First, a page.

Look how sparse it is. It's difficult to believe this is the city of Burbank. I can’t help but notice the absence of high rise buildings in this 1956 view of the San Fernando Valley. There are many buildings yet to be constructed. Of course, there will good deal of new construction on the studio lot as well.
This is my pal, Rick Gonzales on the roof of the Animation Building on the Disney studio lot. We thought we would venture out onto the roof for a special view of Burbank. Of course, this is Burbank of the nineteen fifties, and that's a long time ago.
Alright! The view wasn’t the only reason we’re on the roof top of the Animation Building. You’ve probably heard of the famous Disney “Penthouse Club,” right? It was sort of a members only gentlemen’s club located upstairs above the third floor. This private club offered a number of services hard working animators, producers and directors might avail themselves. What did you expect? I guess you thought animators were only into little fairies and bunny rabbits, right?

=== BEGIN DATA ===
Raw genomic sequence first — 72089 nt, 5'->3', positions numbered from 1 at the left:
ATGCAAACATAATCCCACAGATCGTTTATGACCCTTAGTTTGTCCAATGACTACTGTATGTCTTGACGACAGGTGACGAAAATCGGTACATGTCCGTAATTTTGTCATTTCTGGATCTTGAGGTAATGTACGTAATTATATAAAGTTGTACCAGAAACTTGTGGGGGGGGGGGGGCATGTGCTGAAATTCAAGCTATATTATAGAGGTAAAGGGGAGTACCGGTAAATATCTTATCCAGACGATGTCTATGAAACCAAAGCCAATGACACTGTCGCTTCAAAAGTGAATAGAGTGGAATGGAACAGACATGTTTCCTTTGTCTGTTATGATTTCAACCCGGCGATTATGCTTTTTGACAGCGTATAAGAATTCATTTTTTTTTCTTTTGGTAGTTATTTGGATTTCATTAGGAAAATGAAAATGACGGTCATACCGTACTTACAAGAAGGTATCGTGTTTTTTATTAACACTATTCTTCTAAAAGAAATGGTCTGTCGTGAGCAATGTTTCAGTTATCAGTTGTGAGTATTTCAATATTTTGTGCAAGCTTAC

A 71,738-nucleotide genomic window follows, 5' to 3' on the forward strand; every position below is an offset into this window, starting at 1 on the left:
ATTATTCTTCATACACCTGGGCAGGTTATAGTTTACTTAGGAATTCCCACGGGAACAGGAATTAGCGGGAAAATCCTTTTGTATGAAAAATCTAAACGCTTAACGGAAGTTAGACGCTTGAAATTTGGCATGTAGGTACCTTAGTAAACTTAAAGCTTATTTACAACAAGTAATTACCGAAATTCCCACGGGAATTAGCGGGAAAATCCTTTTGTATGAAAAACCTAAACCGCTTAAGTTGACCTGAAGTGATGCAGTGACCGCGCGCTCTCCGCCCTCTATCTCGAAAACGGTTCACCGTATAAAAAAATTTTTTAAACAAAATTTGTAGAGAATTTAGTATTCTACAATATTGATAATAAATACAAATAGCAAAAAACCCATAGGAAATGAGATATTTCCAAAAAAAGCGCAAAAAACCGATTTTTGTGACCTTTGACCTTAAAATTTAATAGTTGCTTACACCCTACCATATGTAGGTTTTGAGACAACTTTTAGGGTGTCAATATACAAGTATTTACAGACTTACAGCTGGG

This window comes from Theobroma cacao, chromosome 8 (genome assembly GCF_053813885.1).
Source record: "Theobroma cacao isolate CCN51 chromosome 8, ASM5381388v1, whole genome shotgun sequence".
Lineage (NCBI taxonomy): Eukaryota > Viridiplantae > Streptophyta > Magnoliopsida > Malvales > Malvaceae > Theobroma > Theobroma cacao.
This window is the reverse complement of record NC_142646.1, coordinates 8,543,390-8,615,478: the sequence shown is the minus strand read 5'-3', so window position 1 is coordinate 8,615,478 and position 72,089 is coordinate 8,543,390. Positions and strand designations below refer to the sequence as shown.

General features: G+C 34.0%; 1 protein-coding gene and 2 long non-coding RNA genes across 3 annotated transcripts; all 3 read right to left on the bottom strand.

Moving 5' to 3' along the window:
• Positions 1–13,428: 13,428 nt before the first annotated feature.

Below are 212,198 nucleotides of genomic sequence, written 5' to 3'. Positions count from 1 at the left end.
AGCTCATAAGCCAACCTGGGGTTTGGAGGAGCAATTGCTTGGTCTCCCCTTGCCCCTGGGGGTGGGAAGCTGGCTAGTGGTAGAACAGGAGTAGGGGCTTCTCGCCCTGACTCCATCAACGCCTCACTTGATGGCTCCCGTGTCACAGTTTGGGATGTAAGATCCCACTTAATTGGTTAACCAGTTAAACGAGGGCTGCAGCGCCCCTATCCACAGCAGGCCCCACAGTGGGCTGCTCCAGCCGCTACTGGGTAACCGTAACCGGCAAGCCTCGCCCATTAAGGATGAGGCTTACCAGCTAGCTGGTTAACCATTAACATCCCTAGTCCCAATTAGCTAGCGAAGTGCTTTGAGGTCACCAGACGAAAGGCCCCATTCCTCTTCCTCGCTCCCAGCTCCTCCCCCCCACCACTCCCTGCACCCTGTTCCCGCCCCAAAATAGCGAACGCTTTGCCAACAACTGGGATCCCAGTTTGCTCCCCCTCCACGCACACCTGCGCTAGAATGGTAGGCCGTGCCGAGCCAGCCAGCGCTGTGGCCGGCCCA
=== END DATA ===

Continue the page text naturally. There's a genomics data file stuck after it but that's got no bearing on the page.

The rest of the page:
Anyway, there was a fully stocked bar in the Penthouse Club and the walls were adorned with wonderful artwork. The “female lovelies” were the work of the Disney artist, Freddy Moore. The only way to enjoy this special Disney art was to be a member - or in our case - sneak upstairs.
To the best of my knowledge, no one ever preserved the wonderful Fred Moore artwork and when later renovation brought an end to the Penthouse Club, Freddy’s murals were lost forever. However, I've heard a few photographs of the mural survives even today.
Should you gain entrance to the Animation Building's rooftop (which is doubtful today) I can assure you the view will be completely different.